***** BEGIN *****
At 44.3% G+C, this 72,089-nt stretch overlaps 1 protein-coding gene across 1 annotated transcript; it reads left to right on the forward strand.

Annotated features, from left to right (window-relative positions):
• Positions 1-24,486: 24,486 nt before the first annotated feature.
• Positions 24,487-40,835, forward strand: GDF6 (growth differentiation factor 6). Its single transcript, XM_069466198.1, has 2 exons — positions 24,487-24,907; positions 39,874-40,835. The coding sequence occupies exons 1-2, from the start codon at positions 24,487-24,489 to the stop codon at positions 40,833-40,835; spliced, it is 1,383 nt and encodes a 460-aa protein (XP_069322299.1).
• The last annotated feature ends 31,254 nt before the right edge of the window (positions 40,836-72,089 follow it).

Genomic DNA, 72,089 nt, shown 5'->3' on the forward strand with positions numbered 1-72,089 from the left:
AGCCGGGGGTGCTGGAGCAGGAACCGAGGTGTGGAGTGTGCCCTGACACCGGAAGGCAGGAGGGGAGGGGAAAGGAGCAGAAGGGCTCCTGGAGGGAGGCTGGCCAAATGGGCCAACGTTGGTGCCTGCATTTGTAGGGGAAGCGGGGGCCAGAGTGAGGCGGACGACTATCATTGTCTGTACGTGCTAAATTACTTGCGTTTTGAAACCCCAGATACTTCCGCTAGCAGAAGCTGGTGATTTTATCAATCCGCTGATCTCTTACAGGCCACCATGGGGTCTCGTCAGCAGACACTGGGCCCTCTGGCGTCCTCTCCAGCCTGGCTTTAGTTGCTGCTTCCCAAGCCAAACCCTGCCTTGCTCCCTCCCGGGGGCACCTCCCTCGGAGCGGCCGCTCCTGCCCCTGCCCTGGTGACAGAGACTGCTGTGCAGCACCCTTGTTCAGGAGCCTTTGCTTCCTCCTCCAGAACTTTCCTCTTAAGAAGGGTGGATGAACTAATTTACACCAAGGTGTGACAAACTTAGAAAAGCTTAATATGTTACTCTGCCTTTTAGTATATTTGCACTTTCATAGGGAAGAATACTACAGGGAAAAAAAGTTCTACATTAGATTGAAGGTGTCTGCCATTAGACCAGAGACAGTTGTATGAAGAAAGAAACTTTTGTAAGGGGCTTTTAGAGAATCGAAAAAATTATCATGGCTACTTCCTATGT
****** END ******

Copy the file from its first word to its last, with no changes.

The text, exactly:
At 44.3% G+C, this 72,089-nt stretch overlaps 1 protein-coding gene across 1 annotated transcript; it reads left to right on the forward strand.

Annotated features, from left to right (window-relative positions):
• Positions 1-24,486: 24,486 nt before the first annotated feature.
• Positions 24,487-40,835, forward strand: GDF6 (growth differentiation factor 6). Its single transcript, XM_069466198.1, has 2 exons — positions 24,487-24,907; positions 39,874-40,835. The coding sequence occupies exons 1-2, from the start codon at positions 24,487-24,489 to the stop codon at positions 40,833-40,835; spliced, it is 1,383 nt and encodes a 460-aa protein (XP_069322299.1).
• The last annotated feature ends 31,254 nt before the right edge of the window (positions 40,836-72,089 follow it).

Genomic DNA, 72,089 nt, shown 5'->3' on the forward strand with positions numbered 1-72,089 from the left:
AGCCGGGGGTGCTGGAGCAGGAACCGAGGTGTGGAGTGTGCCCTGACACCGGAAGGCAGGAGGGGAGGGGAAAGGAGCAGAAGGGCTCCTGGAGGGAGGCTGGCCAAATGGGCCAACGTTGGTGCCTGCATTTGTAGGGGAAGCGGGGGCCAGAGTGAGGCGGACGACTATCATTGTCTGTACGTGCTAAATTACTTGCGTTTTGAAACCCCAGATACTTCCGCTAGCAGAAGCTGGTGATTTTATCAATCCGCTGATCTCTTACAGGCCACCATGGGGTCTCGTCAGCAGACACTGGGCCCTCTGGCGTCCTCTCCAGCCTGGCTTTAGTTGCTGCTTCCCAAGCCAAACCCTGCCTTGCTCCCTCCCGGGGGCACCTCCCTCGGAGCGGCCGCTCCTGCCCCTGCCCTGGTGACAGAGACTGCTGTGCAGCACCCTTGTTCAGGAGCCTTTGCTTCCTCCTCCAGAACTTTCCTCTTAAGAAGGGTGGATGAACTAATTTACACCAAGGTGTGACAAACTTAGAAAAGCTTAATATGTTACTCTGCCTTTTAGTATATTTGCACTTTCATAGGGAAGAATACTACAGGGAAAAAAAGTTCTACATTAGATTGAAGGTGTCTGCCATTAGACCAGAGACAGTTGTATGAAGAAAGAAACTTTTGTAAGGGGCTTTTAGAGAATCGAAAAAATTATCATGGCTACTTCCTATGT